Landscaping Back Yards for 4-Season Interest

The Best Back Yards Have Something to Offer in Each of the Four Seasons

Snowdrops (image) look just as good with closed flowers as after opening. That's why they're drops.
Snowdrops look just as good (maybe better) when the flowers are closed as after they have opened. David Beaulieu

Have you noticed that we are demanding more and more out of our landscapes? Having long-blooming perennials is a nice start, but it's no longer enough. For the upscale, this perfectionism may take the form of outdoor kitchens with all the amenities of home, or, perhaps, large in-ground swimming pools with jacuzzis built right into them. For the average person, the trend is toward something a bit more modest: namely, landscaping back yards with an eye to four-season interest.

Modest, yes; unimportant, no. Since we use our properties year-round, why shouldn't there be something to catch our attention at any time of year, even in the dead of winter? Something to gladden our hearts and put a twinkle in our eyes, so that our back yards continually delight us? That is the goal of landscaping back yards for 4-season interest.

In this article I discuss using trees and shrubs to achieve 4-season interest. Of course, conifers immediately come to mind, since they are noted for keeping more or less the same appearance throughout the four seasons. But in this article, my focus will be on other kinds of trees and shrubs.

Specifically, I'll be discussing how to select trees and shrubs in such a way that, as soon as one plant is done putting on a show, you'll have a different plant picking up the slack and strutting its stuff. In selecting plants for landscaping back yards for 4-season interest, there are two key points to keep in mind:

  1. You must discover when particular plants put on their best show.
  2. And, based on this knowledge, you must aim for a planting plan that is "staggered." That is, make sure your back yard doesn't end up with a plethora of high-performers for the spring and summer displays, for instance, while quite neglecting the fall and winter displays. Instead, distribute the beauty across the four seasons, as equally as possible.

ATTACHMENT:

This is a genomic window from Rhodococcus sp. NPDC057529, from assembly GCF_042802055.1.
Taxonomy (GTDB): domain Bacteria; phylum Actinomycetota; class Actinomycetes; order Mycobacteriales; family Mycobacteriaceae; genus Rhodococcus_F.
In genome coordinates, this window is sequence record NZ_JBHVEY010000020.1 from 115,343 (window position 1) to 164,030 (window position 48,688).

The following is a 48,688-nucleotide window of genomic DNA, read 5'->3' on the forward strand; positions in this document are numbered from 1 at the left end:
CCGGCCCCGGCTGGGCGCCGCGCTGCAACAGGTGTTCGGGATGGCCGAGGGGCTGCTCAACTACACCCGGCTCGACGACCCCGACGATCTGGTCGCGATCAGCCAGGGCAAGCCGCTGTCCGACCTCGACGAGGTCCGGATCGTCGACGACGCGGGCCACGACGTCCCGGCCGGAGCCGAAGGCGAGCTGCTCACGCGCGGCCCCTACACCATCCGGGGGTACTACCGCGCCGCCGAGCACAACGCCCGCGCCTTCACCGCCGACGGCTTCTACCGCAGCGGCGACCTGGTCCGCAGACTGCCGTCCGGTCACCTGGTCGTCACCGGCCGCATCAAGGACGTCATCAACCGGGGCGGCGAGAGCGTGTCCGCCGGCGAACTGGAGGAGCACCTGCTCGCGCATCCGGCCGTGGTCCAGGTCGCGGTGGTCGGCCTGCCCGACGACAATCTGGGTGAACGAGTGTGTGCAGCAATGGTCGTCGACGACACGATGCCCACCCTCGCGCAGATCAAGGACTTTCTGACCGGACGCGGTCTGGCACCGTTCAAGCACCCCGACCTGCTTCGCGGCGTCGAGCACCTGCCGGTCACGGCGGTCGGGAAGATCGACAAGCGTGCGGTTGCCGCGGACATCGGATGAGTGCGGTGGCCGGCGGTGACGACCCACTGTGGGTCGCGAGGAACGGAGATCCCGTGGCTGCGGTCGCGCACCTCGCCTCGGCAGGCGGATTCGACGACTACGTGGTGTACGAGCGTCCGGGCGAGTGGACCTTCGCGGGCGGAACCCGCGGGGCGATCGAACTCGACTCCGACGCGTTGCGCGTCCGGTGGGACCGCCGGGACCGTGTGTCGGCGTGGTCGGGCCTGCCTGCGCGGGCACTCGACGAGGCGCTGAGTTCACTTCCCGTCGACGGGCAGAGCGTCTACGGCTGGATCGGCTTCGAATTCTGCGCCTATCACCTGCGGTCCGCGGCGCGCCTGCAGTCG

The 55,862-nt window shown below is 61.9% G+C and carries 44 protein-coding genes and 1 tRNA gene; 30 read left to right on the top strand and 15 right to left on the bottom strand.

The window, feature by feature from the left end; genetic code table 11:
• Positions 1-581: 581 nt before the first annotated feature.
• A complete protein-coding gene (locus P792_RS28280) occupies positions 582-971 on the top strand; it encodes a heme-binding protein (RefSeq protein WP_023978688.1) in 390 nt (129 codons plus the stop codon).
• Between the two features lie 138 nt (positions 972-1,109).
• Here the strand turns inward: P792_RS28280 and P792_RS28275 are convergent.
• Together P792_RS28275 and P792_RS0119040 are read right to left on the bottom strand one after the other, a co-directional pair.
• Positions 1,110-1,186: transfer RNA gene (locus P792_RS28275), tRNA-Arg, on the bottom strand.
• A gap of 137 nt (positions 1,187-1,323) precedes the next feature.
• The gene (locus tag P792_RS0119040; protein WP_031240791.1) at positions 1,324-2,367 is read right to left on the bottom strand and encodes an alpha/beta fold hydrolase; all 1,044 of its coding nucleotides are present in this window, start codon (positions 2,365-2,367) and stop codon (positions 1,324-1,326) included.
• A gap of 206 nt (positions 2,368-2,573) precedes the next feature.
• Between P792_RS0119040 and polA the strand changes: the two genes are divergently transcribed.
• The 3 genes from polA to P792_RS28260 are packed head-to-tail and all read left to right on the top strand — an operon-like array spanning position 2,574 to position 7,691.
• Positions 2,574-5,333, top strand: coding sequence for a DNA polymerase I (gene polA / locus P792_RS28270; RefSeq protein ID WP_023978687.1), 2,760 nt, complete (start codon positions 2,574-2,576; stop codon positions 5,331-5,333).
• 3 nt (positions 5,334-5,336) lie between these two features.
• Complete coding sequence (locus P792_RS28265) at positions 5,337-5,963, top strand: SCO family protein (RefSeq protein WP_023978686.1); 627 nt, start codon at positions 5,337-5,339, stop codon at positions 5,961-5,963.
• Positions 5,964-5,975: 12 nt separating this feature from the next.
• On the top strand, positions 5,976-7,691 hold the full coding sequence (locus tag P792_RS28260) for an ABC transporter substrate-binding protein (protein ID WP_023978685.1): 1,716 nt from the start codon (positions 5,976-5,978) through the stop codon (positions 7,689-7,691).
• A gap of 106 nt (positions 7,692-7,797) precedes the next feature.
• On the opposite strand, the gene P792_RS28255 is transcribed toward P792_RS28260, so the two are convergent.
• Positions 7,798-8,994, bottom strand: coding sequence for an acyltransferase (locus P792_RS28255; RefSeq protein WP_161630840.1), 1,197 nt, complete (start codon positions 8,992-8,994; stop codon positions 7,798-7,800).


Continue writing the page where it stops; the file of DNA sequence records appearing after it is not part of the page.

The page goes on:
Landscaping back yards for 4-season interest begins by drawing a landscape plan. Trees and shrubs simply take up too much space for you to plant them haphazardly, unless your property is very large. For smaller properties, it is better to allocate space for trees and shrubs in a methodical and disciplined manner, so that they don't end up outgrowing their homes and causing you problems.

    Consequently, tree and shrub selection must take into consideration the mature sizes of the plants. Other practical issues must also be addressed, such as the zone in which you live and the sun and soil requirements for the trees and shrubs that you have in mind.

    Once you've researched the practical issues, you can give free rein to your more creative side. Again, the idea is to distribute the color that trees and shrubs offer across the four seasons, as equally as possible, so as to achieve year-round interest. For more information on how landscape designers think of color, please consult my article on color theory.

    But color is only one of the pieces of the puzzle. As I discuss in Landscape Design for Beginners, there are other elements in landscape design which you should use to your advantage. Of particular note for our purposes here is the element known as "form." Since your choices for color are more limited in winter than in the other seasons, you'll have to pay more attention to form, as we'll see on Page 2, where I'll provide you with access to resources that will aid you in landscaping back yards for 4-season interest.....

    Now that the preliminary considerations discussed on Page 1 are out of the way, let's discuss some specific examples of planting trees and shrubs to create year-round interest in a yard.

    The Spring Season

    By the time winter's over, let's face it: we want color, and we want it fast! Thus the popularity of one of the earliest blooming shrubs, forsythia. Forsythia blooms in early spring, well before many of the other flowering trees and shrubs.

    For more on forsythia shrubs, please consult the following article: